693.11245 Foster-McClellan Co./4
The Acting Secretary of State to the Chargé in China (Perkins)
Sir: The Department has received the Legation’s despatch No. 2453 dated November 29, 1929, transmitting a copy of despatch No. 6261 dated November 20, 1929, from the American Consul General at Shanghai, enclosing copies of certain forms used in connection with the application for, and issuance of, inward and outward transit passes.2
An examination of the translation made of the inward transit pass covering foreign goods shipped to the interior shows that the Chinese authorities declare thereon that on presentation of the pass at the customs barriers en route, the shipment of goods listed in the pass will be released without further taxation. A similar declaration, although not in so definite a form, appears on the outward transit pass covering native goods purchased in the interior for shipment abroad.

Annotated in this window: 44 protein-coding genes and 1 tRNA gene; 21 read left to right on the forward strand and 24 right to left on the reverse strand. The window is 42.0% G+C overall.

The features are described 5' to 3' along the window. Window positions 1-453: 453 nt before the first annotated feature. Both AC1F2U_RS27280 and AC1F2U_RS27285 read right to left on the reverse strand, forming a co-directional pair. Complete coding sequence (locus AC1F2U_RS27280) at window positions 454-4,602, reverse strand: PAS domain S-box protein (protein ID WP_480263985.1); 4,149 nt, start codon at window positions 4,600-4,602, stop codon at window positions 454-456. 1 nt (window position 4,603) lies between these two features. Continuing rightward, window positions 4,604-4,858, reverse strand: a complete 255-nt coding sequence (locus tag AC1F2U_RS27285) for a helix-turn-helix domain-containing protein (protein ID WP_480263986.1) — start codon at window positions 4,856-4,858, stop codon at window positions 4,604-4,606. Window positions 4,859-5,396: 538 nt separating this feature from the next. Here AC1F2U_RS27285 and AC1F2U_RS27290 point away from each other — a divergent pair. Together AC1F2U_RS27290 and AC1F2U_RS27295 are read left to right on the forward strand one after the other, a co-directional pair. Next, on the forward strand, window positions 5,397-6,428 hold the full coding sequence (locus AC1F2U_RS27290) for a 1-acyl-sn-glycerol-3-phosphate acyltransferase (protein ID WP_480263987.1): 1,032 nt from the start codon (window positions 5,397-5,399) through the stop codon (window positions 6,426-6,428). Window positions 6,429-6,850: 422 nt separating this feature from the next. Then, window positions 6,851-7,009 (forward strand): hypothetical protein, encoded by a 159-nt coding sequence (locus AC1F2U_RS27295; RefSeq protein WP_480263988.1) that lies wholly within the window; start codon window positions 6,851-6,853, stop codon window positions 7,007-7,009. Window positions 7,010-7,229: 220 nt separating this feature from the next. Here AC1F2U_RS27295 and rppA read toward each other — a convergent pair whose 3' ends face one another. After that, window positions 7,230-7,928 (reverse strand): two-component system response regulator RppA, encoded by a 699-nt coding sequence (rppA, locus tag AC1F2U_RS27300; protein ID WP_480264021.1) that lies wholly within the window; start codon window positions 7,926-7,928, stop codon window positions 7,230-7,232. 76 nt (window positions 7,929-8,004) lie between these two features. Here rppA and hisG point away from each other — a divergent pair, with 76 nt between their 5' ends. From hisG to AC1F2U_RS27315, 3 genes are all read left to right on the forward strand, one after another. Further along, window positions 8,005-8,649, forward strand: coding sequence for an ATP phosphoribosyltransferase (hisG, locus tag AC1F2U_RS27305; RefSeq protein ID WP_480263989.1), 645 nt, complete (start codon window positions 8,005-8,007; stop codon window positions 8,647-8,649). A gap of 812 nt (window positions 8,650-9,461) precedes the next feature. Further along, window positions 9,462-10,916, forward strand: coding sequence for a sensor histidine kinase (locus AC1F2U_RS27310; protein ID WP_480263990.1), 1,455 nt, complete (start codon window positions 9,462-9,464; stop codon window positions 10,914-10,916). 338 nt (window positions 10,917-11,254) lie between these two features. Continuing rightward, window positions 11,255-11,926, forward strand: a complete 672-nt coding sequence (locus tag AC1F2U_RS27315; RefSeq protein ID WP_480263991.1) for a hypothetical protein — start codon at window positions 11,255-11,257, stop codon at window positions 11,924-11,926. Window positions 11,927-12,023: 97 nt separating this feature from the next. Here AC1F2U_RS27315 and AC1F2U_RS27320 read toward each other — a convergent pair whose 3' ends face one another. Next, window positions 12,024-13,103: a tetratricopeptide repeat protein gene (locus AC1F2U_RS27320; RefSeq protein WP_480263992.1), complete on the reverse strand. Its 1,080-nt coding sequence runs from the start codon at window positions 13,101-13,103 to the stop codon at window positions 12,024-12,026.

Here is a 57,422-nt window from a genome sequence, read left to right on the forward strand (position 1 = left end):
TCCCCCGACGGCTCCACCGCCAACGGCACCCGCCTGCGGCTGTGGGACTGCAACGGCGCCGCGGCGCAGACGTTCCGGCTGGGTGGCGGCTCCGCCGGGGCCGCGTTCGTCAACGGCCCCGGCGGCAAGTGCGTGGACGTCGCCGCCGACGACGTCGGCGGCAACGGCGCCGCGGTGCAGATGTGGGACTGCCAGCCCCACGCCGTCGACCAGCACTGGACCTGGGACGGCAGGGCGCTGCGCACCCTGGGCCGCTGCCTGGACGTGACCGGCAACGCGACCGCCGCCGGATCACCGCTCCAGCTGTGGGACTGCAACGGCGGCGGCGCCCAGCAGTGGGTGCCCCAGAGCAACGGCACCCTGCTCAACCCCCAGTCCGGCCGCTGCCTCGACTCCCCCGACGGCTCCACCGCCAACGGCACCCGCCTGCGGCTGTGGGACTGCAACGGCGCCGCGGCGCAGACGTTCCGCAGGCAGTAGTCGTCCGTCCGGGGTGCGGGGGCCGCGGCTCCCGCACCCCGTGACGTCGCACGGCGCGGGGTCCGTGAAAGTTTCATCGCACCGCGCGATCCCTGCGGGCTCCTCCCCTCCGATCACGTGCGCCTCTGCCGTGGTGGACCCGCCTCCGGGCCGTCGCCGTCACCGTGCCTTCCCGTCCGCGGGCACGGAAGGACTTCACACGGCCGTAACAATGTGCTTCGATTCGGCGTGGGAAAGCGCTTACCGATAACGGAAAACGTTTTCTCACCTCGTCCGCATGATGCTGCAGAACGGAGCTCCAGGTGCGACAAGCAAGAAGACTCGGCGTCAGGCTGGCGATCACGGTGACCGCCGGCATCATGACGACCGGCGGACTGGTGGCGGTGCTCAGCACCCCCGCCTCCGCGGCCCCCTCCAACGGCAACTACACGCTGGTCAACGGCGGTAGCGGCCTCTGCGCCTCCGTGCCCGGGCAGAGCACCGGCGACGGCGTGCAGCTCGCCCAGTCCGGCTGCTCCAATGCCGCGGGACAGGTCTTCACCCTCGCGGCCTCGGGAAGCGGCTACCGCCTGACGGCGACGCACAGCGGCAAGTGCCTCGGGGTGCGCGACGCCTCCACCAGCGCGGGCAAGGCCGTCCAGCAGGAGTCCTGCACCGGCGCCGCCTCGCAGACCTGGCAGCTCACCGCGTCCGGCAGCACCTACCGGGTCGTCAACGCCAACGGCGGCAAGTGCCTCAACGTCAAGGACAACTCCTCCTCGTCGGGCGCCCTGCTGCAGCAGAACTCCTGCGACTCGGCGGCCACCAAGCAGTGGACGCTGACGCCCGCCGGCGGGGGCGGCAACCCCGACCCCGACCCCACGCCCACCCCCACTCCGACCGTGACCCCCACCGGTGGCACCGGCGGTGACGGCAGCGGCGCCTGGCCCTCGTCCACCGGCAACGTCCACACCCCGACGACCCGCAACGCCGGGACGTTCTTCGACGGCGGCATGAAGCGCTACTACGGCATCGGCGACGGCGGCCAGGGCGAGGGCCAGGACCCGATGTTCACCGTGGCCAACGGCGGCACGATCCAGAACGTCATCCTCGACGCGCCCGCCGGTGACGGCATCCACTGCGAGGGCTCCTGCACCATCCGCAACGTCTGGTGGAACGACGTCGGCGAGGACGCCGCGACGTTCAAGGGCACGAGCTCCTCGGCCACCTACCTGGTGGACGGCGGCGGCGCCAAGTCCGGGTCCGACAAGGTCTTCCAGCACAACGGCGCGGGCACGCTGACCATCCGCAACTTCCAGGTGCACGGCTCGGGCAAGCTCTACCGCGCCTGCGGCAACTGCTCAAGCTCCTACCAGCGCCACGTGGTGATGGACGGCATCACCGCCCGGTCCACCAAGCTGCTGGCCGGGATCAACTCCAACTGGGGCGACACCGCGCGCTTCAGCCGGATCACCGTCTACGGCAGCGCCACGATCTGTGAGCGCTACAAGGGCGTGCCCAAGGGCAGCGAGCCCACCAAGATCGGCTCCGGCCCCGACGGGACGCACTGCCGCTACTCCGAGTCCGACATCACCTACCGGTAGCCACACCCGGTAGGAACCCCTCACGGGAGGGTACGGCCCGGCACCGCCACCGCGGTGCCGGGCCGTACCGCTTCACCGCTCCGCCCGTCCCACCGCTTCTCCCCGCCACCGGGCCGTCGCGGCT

In view of these declarations, the Department considers that by accepting transit dues and issuing a transit pass, the Chinese authorities enter into a contract exempting the goods covered by the pass from further inland charges in transit, and the Department concurs in the view expressed on page two of the Legation’s despatch No. 2217 dated July 19, 1929,3 that when goods covered by a transit pass are subjected to further taxation while en route to their destination, [Page 278] a protest may properly be made at the request of the American interest concerned.
I am [etc.]